Use this URL to cite or link to this record in EThOS: http://ethos.bl.uk/OrderDetails.do?uin=uk.bl.ethos.543620
Title: Society, Community and Power in Northern Spain : 700-1000
Author: Portass, Robert Nicholas
ISNI:       0000 0003 6066 7862
Awarding Body: University of Oxford
Current Institution: University of Oxford
Date of Award: 2011
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Abstract:
The period from c.718 to c.1000 oversaw the reconquest of a significant part of the Iberian Peninsula by the Kingdom of Asturias (718–910) and its successor in León (910–1037); the study of this process of Reconquista has in recent years focused on two broader social changes: the increasing exploitation of the peasantry, and the eclipse of public power. In the Introduction, I argue that it is necessary to integrate the study of peasant societies with analyses of royal and aristocratic power; reframing the subject in this way, we are able to appreciate the diversity of social experience which characterized both peasant and aristocratic life across the two case studies here examined, Southern Galicia, and the Liébana. I argue that the tenth century must be seen on its own terms, and without the benefit of hindsight, if we are to characterize it fairly. Chapter Two discusses the source material I have used in the elaboration of this thesis, highlighting its uses and problems from a critical perspective. In Chapter Three I show that fluid social structures allowed a family to rise to power from amongst the village inhabitants of the Liébana. Public officials such as counts were not able to impose themselves frequently upon this society. In Chapter Four, I show how a rich and aristocratic family of lay magnates, based in southern Galicia, were major political operators from the ninth century, but only came to exercise significant social influence amongst local society after the construction of the monastery of Celanova in 936. My Conclusion contextualizes these changes; it also argues that more nuanced and less schematic approaches to social relations demonstrate that peasants retained considerable autonomy in this period, and that factional politics influenced the stability of kingship far more than the supposed eclipse of public power.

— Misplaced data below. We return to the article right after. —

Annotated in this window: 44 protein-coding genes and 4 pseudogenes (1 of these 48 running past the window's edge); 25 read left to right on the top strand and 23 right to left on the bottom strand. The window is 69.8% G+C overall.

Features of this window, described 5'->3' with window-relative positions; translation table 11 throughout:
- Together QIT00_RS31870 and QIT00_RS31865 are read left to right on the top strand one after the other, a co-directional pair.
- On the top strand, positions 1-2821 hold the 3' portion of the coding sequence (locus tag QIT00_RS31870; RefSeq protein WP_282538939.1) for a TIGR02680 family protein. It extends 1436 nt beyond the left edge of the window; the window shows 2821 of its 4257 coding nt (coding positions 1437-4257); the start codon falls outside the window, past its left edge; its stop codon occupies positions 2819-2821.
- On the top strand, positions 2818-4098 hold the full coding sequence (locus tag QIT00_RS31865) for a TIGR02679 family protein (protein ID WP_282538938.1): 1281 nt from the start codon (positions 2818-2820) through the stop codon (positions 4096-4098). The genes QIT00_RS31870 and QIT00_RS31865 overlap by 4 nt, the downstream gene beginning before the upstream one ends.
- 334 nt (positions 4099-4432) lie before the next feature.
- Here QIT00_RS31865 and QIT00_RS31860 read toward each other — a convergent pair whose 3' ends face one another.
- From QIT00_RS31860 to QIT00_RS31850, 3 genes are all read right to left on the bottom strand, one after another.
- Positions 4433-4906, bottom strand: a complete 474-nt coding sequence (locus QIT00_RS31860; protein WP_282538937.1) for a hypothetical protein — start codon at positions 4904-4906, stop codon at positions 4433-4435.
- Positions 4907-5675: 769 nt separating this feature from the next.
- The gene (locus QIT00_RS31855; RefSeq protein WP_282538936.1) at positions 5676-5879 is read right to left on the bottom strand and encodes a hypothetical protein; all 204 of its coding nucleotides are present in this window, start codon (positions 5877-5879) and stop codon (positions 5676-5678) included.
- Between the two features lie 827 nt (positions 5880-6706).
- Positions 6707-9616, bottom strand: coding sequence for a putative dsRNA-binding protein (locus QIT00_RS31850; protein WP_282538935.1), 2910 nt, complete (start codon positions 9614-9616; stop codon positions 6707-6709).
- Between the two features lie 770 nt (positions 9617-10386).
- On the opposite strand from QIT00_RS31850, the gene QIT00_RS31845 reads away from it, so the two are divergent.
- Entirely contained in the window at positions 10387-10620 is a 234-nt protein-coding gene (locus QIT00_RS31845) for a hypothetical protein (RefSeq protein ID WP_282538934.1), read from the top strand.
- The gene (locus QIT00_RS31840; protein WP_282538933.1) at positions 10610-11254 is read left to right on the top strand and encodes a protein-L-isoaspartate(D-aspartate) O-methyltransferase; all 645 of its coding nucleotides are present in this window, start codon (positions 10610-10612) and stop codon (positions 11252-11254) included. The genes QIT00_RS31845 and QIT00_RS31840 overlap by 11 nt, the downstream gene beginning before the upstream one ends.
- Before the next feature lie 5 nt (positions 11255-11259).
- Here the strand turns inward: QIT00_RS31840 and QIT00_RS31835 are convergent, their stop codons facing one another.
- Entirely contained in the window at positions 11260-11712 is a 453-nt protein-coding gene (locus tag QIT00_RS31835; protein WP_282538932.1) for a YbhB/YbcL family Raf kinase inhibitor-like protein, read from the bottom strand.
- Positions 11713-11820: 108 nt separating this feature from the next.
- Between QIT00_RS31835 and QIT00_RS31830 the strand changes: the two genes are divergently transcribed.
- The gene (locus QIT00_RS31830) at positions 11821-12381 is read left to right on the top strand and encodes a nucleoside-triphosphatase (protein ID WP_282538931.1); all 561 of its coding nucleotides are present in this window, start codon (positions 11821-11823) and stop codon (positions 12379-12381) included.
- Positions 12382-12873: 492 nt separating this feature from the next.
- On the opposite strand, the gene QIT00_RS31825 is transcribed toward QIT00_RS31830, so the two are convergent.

Supervisor: Wickham, Chris ; Davies, Wendy Sponsor: Not available
Qualification Name: Thesis (Ph.D.) Qualification Level: Doctoral
EThOS ID: uk.bl.ethos.543620  DOI: Not available
Keywords: History ; Economic and Social History ; Late antiquity and the Middle Ages ; Social History ; Social Structures ; Settlement Patterns ; Political Power ; Local Societies
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